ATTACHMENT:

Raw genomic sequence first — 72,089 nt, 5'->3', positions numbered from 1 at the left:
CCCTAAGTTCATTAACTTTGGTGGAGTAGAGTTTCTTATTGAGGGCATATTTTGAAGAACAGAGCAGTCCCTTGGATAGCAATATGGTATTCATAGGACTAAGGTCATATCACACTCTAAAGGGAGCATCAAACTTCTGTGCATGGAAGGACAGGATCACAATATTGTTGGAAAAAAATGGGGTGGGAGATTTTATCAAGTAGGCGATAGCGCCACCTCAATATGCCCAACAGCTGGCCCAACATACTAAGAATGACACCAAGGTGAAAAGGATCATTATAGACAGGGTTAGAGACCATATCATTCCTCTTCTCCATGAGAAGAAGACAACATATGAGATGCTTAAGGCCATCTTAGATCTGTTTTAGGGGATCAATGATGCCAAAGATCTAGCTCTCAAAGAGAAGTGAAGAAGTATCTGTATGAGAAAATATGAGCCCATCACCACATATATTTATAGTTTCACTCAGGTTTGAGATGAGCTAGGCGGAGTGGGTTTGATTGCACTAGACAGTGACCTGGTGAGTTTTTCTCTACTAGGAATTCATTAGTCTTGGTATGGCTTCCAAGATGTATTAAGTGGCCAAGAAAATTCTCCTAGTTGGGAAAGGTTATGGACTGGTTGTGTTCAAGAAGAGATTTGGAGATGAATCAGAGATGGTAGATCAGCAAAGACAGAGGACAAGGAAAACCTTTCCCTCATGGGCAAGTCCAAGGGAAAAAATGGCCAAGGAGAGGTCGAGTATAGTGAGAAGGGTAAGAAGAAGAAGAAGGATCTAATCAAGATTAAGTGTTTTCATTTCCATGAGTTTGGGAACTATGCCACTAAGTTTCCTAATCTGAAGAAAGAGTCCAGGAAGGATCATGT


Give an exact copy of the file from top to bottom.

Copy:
Raw genomic sequence first — 72,089 nt, 5'->3', positions numbered from 1 at the left:
CCCTAAGTTCATTAACTTTGGTGGAGTAGAGTTTCTTATTGAGGGCATATTTTGAAGAACAGAGCAGTCCCTTGGATAGCAATATGGTATTCATAGGACTAAGGTCATATCACACTCTAAAGGGAGCATCAAACTTCTGTGCATGGAAGGACAGGATCACAATATTGTTGGAAAAAAATGGGGTGGGAGATTTTATCAAGTAGGCGATAGCGCCACCTCAATATGCCCAACAGCTGGCCCAACATACTAAGAATGACACCAAGGTGAAAAGGATCATTATAGACAGGGTTAGAGACCATATCATTCCTCTTCTCCATGAGAAGAAGACAACATATGAGATGCTTAAGGCCATCTTAGATCTGTTTTAGGGGATCAATGATGCCAAAGATCTAGCTCTCAAAGAGAAGTGAAGAAGTATCTGTATGAGAAAATATGAGCCCATCACCACATATATTTATAGTTTCACTCAGGTTTGAGATGAGCTAGGCGGAGTGGGTTTGATTGCACTAGACAGTGACCTGGTGAGTTTTTCTCTACTAGGAATTCATTAGTCTTGGTATGGCTTCCAAGATGTATTAAGTGGCCAAGAAAATTCTCCTAGTTGGGAAAGGTTATGGACTGGTTGTGTTCAAGAAGAGATTTGGAGATGAATCAGAGATGGTAGATCAGCAAAGACAGAGGACAAGGAAAACCTTTCCCTCATGGGCAAGTCCAAGGGAAAAAATGGCCAAGGAGAGGTCGAGTATAGTGAGAAGGGTAAGAAGAAGAAGAAGGATCTAATCAAGATTAAGTGTTTTCATTTCCATGAGTTTGGGAACTATGCCACTAAGTTTCCTAATCTGAAGAAAGAGTCCAGGAAGGATCATGT